As a parent, one of the biggest joys in life is seeing your child have their own. Alabama law sides with parents when it comes to granting, reducing or denying visitation with grandchildren. If your relationship with one or both of the parents is strained, spending time with your grandchildren after their parents have divorced can be uncomfortable. Fighting for visitation is common amongst parents, but can be applied to other cases where family members wish to remain connected.
A qualifying relationship
When it comes to having a relationship with your grandchildren, defining the connection you share seems obvious. However, petitioning to see them requires that grandparents demonstrate the validity of the relationship in a quantifiable amount. Within the state laws a legitimate relationship constitutes the following:
- Grandchild lived with the grandparent without a parent for a period of at least six months
- A grandparent providing child care for a grandchild for a period of at least six months
- Having "frequent or regular" contact with the child for at least 12 months
When can you petition for visitation?
Grandparents can petition for visitation of their grandchildren if;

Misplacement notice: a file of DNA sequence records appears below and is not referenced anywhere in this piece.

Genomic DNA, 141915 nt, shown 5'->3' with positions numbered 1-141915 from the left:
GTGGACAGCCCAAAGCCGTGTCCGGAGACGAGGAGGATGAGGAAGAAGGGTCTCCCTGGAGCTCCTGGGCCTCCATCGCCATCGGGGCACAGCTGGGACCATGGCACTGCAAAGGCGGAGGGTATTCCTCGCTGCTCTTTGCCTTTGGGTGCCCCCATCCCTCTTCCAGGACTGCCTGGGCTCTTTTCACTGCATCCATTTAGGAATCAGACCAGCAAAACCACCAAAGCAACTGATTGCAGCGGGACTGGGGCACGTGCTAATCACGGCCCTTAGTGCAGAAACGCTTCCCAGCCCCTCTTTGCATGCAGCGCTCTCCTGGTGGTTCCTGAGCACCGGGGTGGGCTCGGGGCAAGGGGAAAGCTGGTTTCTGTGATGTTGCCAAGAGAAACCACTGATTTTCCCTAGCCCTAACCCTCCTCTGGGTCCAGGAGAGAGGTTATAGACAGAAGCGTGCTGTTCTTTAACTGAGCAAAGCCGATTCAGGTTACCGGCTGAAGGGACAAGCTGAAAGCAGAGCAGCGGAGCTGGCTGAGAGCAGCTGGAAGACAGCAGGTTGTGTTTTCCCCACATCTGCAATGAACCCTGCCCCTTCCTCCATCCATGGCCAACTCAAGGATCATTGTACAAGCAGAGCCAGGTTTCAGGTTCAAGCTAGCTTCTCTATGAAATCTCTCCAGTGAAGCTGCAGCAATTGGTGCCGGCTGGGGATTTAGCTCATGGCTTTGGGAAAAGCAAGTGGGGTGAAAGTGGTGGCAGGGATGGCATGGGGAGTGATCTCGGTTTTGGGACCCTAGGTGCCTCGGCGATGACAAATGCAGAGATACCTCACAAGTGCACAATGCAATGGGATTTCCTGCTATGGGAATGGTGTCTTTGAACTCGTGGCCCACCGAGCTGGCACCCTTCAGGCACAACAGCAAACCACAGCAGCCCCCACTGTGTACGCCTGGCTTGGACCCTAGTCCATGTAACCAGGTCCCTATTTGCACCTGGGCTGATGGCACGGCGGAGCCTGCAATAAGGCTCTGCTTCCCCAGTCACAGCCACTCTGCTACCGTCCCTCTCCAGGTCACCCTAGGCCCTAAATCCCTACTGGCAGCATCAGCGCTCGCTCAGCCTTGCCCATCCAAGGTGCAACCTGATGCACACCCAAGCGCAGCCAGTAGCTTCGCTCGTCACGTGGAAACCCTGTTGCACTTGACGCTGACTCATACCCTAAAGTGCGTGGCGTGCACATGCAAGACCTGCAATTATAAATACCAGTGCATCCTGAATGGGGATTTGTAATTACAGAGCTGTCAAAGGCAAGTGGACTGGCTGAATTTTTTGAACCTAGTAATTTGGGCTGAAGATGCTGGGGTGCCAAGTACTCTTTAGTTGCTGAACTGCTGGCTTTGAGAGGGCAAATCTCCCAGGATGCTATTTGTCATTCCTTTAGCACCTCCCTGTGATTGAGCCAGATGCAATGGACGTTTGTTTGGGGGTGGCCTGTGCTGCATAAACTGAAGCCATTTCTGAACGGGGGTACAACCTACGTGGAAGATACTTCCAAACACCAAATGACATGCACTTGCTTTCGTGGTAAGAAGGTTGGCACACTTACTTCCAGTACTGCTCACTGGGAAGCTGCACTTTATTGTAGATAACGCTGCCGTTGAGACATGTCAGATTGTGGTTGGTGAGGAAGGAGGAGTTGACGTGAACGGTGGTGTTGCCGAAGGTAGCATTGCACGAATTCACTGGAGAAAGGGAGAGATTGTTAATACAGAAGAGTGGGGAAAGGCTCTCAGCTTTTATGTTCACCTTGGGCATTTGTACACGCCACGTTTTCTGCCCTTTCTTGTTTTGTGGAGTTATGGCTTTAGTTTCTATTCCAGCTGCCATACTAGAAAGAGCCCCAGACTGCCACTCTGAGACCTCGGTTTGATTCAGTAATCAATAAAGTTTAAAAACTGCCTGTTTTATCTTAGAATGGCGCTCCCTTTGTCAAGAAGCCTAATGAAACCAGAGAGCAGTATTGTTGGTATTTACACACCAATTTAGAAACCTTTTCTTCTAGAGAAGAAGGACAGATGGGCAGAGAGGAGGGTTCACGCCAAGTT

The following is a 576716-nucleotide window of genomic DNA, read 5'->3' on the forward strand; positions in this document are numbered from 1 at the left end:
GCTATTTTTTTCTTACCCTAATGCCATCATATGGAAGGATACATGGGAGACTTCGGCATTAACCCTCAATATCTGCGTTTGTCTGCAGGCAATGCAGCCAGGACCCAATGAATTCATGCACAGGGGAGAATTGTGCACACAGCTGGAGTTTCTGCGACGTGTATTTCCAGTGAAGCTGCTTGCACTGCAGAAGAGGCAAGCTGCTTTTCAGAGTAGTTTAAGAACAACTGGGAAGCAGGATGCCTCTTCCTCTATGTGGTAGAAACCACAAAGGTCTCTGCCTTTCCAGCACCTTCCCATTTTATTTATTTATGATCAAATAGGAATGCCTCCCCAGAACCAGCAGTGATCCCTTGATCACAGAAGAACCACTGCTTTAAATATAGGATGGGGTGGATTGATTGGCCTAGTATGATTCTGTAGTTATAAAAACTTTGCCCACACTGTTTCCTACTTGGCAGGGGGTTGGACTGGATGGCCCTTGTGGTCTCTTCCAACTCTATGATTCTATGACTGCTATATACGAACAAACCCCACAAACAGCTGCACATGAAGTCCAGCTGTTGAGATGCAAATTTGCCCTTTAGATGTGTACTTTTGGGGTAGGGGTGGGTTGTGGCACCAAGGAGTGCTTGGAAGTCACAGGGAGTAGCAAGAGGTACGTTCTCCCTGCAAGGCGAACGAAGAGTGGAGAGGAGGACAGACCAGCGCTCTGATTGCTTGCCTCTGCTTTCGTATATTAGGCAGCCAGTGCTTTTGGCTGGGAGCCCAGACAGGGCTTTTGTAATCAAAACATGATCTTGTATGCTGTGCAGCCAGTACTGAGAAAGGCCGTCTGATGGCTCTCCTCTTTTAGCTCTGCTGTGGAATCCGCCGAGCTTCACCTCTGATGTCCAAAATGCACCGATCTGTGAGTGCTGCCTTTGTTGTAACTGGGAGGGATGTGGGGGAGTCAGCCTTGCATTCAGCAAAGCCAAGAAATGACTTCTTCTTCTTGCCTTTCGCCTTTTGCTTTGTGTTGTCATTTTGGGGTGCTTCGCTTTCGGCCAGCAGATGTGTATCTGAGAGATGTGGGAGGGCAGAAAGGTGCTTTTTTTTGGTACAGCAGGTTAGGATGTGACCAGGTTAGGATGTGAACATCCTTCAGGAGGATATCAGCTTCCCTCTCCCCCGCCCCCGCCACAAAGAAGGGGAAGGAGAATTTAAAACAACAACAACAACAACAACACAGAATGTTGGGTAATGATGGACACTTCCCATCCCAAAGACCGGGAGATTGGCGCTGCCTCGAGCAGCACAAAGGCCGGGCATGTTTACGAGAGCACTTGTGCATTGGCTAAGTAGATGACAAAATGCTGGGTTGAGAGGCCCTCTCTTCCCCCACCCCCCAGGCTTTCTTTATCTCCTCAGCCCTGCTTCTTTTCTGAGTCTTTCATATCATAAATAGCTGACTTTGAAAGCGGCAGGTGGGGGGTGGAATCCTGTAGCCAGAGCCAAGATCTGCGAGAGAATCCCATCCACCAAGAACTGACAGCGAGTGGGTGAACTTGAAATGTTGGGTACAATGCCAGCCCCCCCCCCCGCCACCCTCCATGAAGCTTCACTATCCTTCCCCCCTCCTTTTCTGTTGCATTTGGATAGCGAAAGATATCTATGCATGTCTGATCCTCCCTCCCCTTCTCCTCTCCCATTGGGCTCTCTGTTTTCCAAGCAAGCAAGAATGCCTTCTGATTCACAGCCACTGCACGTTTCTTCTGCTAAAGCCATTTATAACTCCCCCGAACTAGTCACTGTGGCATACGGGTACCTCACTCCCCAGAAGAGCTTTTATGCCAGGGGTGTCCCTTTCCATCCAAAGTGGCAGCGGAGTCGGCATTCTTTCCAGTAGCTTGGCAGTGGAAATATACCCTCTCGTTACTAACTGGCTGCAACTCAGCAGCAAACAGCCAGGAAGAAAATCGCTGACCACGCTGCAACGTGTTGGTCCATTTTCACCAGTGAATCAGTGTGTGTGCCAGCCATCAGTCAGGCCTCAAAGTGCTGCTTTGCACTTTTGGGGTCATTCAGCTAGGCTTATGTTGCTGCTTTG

- The children's parents have filed for divorce
- If the children were born out of wedlock
- Parents' relationship has been severed by death
- One of both of the parents' parental rights were terminated
Putting it to the test
Not only does Alabama require that grandparents use time as a form to measure the authenticity of a relationship between adult and child, additionally the kinship must be deemed as "significant and viable." Further, grandparents must prove that continuing to strengthen the bond is in the child's best interest. The law asserts that the grandparent must show that the loss of a relationship is likely to cause harm to the child.
The court considers several factors when it comes to determining whether visitation rights will be granted. From the physical and mental wellbeing of the child to their grandparent's willingness to promote a continued relationship with the child’s parent, creating the best environment for the child is always the priority when deciding who can and can not be a part of their of lives.